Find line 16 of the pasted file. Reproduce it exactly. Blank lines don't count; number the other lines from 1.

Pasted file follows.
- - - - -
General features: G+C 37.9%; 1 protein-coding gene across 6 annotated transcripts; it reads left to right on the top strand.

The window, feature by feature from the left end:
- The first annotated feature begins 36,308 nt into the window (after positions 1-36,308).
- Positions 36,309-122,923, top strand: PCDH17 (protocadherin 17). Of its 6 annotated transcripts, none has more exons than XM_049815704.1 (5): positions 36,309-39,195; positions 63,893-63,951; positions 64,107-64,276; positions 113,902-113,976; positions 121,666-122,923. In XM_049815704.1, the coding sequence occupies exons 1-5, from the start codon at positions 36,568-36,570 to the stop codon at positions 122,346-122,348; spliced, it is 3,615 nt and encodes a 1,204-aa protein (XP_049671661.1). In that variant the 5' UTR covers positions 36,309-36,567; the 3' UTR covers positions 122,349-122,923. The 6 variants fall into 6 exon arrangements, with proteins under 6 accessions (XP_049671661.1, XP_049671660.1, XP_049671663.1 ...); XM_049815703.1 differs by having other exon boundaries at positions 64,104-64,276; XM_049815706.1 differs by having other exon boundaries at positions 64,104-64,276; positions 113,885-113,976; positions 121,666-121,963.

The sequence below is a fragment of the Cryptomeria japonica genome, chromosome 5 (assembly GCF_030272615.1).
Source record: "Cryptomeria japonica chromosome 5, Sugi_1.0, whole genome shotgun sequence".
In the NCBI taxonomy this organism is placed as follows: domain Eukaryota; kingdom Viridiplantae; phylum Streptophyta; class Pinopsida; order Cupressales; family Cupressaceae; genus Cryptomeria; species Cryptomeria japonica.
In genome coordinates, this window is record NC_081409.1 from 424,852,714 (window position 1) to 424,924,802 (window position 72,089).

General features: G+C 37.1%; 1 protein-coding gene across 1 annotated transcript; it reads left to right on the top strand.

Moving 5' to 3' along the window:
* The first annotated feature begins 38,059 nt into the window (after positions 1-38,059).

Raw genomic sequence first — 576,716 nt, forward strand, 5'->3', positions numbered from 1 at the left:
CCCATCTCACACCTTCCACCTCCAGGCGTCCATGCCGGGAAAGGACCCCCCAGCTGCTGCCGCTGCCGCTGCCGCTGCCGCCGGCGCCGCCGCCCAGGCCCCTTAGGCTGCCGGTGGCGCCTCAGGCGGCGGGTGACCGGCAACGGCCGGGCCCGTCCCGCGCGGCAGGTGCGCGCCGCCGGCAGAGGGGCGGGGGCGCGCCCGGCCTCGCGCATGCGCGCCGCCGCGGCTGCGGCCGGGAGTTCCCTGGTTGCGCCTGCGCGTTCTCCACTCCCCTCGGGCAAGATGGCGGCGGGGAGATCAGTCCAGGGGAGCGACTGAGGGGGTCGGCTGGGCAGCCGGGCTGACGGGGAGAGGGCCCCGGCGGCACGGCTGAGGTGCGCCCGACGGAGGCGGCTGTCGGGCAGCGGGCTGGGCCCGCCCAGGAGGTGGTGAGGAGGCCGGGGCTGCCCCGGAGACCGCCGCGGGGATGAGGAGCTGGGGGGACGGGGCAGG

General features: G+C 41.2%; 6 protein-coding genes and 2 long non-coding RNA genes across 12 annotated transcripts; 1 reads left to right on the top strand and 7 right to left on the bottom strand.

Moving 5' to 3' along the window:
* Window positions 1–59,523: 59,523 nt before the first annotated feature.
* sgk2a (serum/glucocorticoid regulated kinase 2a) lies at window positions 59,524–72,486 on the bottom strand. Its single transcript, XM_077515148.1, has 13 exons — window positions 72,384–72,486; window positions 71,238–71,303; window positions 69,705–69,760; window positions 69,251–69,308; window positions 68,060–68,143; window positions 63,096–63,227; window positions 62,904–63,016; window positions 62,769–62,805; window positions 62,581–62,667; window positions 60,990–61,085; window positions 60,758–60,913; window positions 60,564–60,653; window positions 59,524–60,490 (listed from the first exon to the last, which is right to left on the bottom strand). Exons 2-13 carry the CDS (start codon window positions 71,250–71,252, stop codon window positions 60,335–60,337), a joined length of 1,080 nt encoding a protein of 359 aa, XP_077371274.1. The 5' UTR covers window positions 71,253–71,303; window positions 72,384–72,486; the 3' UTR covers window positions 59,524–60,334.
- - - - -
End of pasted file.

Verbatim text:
* Window positions 1–59,523: 59,523 nt before the first annotated feature.